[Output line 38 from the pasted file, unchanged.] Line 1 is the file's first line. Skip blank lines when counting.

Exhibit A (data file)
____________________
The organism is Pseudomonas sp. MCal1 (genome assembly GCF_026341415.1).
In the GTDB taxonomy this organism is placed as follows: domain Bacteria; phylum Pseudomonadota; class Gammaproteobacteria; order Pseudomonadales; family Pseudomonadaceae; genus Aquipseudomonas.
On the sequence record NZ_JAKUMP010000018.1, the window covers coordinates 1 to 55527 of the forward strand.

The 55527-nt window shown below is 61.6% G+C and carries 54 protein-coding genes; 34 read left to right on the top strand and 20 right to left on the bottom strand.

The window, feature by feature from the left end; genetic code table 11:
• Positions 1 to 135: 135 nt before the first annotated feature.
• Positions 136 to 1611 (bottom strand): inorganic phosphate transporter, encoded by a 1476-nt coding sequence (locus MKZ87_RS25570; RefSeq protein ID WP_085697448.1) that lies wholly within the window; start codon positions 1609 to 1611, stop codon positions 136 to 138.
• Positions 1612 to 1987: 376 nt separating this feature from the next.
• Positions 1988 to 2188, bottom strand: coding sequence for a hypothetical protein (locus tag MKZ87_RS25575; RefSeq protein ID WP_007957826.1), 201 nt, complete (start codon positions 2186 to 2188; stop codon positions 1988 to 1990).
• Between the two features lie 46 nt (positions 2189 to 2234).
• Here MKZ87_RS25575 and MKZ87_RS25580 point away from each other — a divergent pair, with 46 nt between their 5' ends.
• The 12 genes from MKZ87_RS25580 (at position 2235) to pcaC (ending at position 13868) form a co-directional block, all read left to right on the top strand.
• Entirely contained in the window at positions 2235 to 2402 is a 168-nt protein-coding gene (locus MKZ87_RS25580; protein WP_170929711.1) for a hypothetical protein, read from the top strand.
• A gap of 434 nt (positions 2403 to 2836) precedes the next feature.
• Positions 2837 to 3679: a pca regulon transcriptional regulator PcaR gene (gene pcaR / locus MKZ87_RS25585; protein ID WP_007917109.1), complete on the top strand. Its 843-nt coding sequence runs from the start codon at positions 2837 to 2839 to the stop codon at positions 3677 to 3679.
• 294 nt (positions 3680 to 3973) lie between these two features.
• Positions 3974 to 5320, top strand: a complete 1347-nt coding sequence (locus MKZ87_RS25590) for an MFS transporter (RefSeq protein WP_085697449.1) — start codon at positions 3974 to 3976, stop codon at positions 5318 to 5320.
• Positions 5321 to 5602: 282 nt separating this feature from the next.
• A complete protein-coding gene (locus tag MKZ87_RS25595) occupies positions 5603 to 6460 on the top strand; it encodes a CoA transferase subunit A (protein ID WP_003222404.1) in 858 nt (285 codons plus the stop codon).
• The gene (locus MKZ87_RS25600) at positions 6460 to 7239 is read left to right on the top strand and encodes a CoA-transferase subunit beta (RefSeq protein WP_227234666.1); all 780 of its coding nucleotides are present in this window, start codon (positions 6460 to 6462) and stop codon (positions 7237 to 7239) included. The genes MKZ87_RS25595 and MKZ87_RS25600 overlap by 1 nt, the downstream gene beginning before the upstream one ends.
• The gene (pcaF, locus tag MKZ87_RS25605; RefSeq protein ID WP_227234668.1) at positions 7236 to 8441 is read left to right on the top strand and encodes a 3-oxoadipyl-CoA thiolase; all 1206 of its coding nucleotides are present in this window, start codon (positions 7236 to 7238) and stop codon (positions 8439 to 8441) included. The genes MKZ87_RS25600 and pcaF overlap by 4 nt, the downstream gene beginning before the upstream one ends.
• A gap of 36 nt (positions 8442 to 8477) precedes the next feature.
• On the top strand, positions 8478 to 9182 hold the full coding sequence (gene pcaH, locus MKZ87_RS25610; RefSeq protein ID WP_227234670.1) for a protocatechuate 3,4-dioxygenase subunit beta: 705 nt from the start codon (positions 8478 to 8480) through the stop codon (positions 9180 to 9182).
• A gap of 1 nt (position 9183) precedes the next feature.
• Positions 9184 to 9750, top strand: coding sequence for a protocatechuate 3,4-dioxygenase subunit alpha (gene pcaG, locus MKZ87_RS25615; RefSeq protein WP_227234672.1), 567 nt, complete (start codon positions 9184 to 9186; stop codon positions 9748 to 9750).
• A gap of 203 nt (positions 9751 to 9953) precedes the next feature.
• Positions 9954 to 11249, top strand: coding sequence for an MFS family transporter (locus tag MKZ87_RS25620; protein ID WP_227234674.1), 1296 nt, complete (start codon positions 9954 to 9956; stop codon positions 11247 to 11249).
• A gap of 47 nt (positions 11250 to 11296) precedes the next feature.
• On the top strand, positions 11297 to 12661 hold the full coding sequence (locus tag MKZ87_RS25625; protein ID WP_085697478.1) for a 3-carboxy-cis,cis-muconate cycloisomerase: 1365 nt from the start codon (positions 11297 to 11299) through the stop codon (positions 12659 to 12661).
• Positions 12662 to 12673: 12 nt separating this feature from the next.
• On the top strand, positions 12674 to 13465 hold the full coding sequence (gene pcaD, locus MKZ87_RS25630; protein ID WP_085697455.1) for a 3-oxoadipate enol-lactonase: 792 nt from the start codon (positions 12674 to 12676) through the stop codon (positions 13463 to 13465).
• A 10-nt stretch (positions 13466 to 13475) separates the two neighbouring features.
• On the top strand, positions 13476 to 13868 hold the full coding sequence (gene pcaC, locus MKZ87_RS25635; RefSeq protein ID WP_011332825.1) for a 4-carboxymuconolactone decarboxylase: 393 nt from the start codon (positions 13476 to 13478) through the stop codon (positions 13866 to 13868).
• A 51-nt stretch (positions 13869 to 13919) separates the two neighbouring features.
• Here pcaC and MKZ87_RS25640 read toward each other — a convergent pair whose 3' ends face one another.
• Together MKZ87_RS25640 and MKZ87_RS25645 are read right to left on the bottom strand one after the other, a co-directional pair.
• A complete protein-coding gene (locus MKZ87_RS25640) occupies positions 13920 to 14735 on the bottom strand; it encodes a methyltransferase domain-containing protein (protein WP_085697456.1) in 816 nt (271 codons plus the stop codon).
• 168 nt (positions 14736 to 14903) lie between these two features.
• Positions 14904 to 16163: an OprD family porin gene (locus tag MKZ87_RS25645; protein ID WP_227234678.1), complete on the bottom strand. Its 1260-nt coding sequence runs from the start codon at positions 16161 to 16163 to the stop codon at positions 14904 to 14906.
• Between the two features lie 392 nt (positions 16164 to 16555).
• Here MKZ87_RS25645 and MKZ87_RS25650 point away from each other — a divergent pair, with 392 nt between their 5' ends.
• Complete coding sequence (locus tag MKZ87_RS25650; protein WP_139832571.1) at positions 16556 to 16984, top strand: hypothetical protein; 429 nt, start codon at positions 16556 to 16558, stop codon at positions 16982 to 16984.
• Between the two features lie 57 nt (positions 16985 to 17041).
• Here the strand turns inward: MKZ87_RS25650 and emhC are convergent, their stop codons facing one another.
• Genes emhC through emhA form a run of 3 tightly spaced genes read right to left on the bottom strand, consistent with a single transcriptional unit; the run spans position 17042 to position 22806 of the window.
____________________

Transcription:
• 168 nt (positions 14736 to 14903) lie between these two features.